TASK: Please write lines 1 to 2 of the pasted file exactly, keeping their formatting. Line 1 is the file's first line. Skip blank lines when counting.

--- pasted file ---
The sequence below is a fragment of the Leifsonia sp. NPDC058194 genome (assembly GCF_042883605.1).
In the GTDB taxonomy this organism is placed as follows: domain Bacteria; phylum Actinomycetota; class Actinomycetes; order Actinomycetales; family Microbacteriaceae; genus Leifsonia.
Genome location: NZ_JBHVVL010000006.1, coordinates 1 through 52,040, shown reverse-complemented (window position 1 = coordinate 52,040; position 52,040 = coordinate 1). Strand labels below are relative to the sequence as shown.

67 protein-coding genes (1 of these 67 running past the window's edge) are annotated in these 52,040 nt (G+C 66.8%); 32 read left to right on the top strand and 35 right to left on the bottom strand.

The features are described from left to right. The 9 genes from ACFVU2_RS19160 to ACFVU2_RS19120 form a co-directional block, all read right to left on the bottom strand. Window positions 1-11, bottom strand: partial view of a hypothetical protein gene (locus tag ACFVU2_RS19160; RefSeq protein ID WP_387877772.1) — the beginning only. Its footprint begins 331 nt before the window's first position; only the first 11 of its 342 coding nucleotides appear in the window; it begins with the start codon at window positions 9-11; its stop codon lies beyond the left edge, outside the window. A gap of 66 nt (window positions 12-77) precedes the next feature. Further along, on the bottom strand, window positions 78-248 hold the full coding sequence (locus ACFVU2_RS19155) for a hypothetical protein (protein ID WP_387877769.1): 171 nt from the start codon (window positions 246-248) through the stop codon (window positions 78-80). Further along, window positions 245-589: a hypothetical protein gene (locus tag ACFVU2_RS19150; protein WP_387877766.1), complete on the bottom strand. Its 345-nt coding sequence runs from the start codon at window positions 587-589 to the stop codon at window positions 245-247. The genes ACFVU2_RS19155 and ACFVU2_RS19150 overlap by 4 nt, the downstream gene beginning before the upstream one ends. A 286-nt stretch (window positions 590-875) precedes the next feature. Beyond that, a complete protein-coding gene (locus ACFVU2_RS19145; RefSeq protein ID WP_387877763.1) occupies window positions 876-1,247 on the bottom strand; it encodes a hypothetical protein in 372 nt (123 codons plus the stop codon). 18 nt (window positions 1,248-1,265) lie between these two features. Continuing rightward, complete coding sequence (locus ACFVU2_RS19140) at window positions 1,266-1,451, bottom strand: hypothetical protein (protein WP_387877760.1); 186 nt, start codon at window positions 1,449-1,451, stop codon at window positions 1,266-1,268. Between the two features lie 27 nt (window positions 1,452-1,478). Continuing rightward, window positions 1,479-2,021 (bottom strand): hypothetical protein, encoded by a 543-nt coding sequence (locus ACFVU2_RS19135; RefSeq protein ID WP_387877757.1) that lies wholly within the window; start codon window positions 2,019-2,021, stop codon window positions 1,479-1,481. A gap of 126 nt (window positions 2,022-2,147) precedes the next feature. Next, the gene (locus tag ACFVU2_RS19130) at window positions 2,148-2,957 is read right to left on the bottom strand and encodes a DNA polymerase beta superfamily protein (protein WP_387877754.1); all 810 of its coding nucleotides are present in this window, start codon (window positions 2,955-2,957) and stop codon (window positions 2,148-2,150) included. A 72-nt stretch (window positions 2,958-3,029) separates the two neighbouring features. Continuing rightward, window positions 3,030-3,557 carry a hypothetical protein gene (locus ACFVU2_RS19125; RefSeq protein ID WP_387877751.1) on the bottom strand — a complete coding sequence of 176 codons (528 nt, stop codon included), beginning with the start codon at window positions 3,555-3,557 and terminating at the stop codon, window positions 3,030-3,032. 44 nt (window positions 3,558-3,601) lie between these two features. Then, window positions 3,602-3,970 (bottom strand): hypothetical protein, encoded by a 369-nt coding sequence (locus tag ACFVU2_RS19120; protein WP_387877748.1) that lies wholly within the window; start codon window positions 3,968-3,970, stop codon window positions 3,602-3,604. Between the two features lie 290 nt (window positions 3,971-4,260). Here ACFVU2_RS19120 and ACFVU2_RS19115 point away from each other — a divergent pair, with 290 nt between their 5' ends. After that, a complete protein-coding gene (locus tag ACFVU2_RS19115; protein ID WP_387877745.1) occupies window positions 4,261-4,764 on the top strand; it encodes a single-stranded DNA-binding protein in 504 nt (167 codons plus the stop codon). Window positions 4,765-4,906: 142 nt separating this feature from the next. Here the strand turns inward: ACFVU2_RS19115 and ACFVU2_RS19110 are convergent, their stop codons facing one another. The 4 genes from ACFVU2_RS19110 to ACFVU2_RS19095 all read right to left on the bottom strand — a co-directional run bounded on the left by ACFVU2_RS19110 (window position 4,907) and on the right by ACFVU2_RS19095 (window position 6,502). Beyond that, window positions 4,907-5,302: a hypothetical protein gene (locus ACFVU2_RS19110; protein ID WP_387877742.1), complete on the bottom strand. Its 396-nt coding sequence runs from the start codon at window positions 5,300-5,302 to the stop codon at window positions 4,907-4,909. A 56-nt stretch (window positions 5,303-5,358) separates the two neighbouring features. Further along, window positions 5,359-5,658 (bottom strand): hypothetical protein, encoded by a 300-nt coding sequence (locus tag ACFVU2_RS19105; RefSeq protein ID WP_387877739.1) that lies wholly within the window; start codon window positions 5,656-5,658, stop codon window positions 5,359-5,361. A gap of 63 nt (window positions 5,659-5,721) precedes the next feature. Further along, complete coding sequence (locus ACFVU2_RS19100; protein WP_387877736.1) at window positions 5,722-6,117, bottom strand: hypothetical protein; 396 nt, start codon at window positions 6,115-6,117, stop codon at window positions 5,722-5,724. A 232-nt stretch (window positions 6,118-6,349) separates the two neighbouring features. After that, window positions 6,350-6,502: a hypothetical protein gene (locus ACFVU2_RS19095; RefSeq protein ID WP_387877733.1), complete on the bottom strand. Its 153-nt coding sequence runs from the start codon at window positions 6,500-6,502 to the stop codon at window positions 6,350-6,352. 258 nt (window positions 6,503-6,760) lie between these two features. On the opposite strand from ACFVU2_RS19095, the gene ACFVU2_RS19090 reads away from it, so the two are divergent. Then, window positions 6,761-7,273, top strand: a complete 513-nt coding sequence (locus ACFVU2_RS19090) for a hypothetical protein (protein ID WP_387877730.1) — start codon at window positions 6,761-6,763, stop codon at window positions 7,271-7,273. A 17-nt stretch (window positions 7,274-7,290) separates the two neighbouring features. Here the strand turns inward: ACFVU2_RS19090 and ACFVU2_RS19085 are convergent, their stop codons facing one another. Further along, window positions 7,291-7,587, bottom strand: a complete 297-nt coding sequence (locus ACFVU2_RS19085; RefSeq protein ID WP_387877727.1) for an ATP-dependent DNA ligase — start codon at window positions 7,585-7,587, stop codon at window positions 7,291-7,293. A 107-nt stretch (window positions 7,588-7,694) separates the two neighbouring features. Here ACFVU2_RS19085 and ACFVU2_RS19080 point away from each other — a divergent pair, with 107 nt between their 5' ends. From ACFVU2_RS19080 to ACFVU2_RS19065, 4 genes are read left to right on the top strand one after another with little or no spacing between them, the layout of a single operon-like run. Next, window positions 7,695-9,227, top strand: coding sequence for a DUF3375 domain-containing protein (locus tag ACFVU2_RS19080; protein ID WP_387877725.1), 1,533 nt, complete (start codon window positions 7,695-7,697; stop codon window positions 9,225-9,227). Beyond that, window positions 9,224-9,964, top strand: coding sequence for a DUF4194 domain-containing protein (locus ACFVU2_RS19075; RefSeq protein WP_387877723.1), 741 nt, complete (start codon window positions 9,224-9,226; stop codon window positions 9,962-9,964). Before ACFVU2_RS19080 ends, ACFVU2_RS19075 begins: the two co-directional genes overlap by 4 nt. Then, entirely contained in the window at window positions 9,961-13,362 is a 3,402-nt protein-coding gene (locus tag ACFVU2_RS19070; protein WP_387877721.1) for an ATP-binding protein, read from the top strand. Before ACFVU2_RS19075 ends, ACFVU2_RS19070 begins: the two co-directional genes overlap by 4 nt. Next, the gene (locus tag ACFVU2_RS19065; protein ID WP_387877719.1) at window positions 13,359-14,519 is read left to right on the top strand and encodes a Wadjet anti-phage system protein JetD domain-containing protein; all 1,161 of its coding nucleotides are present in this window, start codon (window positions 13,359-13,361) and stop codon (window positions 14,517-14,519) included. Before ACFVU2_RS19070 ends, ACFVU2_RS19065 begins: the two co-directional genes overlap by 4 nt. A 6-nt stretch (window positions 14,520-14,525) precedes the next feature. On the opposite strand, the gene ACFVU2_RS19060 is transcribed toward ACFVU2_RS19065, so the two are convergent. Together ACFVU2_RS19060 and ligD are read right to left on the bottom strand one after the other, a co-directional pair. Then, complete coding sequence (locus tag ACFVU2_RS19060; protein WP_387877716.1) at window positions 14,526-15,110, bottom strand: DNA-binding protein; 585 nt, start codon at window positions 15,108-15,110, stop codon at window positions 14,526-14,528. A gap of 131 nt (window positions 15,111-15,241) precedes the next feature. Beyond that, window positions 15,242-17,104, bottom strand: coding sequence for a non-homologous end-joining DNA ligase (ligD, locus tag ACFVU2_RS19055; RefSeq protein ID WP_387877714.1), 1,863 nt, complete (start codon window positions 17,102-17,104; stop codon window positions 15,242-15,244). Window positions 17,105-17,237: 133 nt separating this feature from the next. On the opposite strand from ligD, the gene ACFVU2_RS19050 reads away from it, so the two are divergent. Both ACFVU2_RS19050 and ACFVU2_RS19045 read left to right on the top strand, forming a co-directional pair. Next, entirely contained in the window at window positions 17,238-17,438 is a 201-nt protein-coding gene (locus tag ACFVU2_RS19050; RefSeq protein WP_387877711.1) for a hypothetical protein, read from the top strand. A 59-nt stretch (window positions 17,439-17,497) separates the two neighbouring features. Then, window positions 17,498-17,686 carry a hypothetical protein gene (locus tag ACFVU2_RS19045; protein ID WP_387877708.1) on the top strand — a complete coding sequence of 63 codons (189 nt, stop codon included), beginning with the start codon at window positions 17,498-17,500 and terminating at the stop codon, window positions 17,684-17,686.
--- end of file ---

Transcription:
The sequence below is a fragment of the Leifsonia sp. NPDC058194 genome (assembly GCF_042883605.1).
In the GTDB taxonomy this organism is placed as follows: domain Bacteria; phylum Actinomycetota; class Actinomycetes; order Actinomycetales; family Microbacteriaceae; genus Leifsonia.